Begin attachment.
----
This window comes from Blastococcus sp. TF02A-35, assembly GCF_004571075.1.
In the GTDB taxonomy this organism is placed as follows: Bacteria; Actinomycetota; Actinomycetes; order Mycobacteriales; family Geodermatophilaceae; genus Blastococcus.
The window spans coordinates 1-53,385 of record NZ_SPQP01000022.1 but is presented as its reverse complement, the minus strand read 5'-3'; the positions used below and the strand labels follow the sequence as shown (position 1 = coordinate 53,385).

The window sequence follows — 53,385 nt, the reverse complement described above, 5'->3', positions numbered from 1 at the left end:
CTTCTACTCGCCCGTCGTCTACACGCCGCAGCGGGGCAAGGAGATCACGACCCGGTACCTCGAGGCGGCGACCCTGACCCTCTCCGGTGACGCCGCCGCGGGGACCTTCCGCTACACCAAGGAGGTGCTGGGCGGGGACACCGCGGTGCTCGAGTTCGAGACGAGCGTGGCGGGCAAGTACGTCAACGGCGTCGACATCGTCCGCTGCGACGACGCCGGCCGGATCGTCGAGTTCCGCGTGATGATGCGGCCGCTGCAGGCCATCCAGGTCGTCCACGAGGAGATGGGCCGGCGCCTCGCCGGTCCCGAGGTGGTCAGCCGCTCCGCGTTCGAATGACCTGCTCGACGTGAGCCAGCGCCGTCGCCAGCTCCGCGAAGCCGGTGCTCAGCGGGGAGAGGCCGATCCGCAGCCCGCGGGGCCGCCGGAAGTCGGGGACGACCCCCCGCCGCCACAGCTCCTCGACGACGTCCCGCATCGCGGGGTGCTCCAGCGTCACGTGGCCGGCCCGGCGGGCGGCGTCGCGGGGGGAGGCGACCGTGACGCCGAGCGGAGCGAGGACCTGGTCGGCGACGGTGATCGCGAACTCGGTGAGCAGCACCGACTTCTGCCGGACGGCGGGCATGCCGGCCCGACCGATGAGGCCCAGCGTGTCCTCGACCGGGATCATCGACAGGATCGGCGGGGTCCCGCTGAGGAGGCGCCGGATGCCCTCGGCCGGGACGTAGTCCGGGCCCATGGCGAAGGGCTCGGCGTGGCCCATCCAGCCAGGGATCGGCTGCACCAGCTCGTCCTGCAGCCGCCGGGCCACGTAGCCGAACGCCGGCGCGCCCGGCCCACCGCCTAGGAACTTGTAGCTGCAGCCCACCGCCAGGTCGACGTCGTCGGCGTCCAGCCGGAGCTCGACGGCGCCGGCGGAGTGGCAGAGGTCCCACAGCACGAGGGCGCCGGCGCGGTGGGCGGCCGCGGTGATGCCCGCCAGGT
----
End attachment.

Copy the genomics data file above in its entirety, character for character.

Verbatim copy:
This window comes from Blastococcus sp. TF02A-35, assembly GCF_004571075.1.
In the GTDB taxonomy this organism is placed as follows: Bacteria; Actinomycetota; Actinomycetes; order Mycobacteriales; family Geodermatophilaceae; genus Blastococcus.
The window spans coordinates 1-53,385 of record NZ_SPQP01000022.1 but is presented as its reverse complement, the minus strand read 5'-3'; the positions used below and the strand labels follow the sequence as shown (position 1 = coordinate 53,385).

The window sequence follows — 53,385 nt, the reverse complement described above, 5'->3', positions numbered from 1 at the left end:
CTTCTACTCGCCCGTCGTCTACACGCCGCAGCGGGGCAAGGAGATCACGACCCGGTACCTCGAGGCGGCGACCCTGACCCTCTCCGGTGACGCCGCCGCGGGGACCTTCCGCTACACCAAGGAGGTGCTGGGCGGGGACACCGCGGTGCTCGAGTTCGAGACGAGCGTGGCGGGCAAGTACGTCAACGGCGTCGACATCGTCCGCTGCGACGACGCCGGCCGGATCGTCGAGTTCCGCGTGATGATGCGGCCGCTGCAGGCCATCCAGGTCGTCCACGAGGAGATGGGCCGGCGCCTCGCCGGTCCCGAGGTGGTCAGCCGCTCCGCGTTCGAATGACCTGCTCGACGTGAGCCAGCGCCGTCGCCAGCTCCGCGAAGCCGGTGCTCAGCGGGGAGAGGCCGATCCGCAGCCCGCGGGGCCGCCGGAAGTCGGGGACGACCCCCCGCCGCCACAGCTCCTCGACGACGTCCCGCATCGCGGGGTGCTCCAGCGTCACGTGGCCGGCCCGGCGGGCGGCGTCGCGGGGGGAGGCGACCGTGACGCCGAGCGGAGCGAGGACCTGGTCGGCGACGGTGATCGCGAACTCGGTGAGCAGCACCGACTTCTGCCGGACGGCGGGCATGCCGGCCCGACCGATGAGGCCCAGCGTGTCCTCGACCGGGATCATCGACAGGATCGGCGGGGTCCCGCTGAGGAGGCGCCGGATGCCCTCGGCCGGGACGTAGTCCGGGCCCATGGCGAAGGGCTCGGCGTGGCCCATCCAGCCAGGGATCGGCTGCACCAGCTCGTCCTGCAGCCGCCGGGCCACGTAGCCGAACGCCGGCGCGCCCGGCCCACCGCCTAGGAACTTGTAGCTGCAGCCCACCGCCAGGTCGACGTCGTCGGCGTCCAGCCGGAGCTCGACGGCGCCGGCGGAGTGGCAGAGGTCCCACAGCACGAGGGCGCCGGCGCGGTGGGCGGCCGCGGTGATGCCCGCCAGGT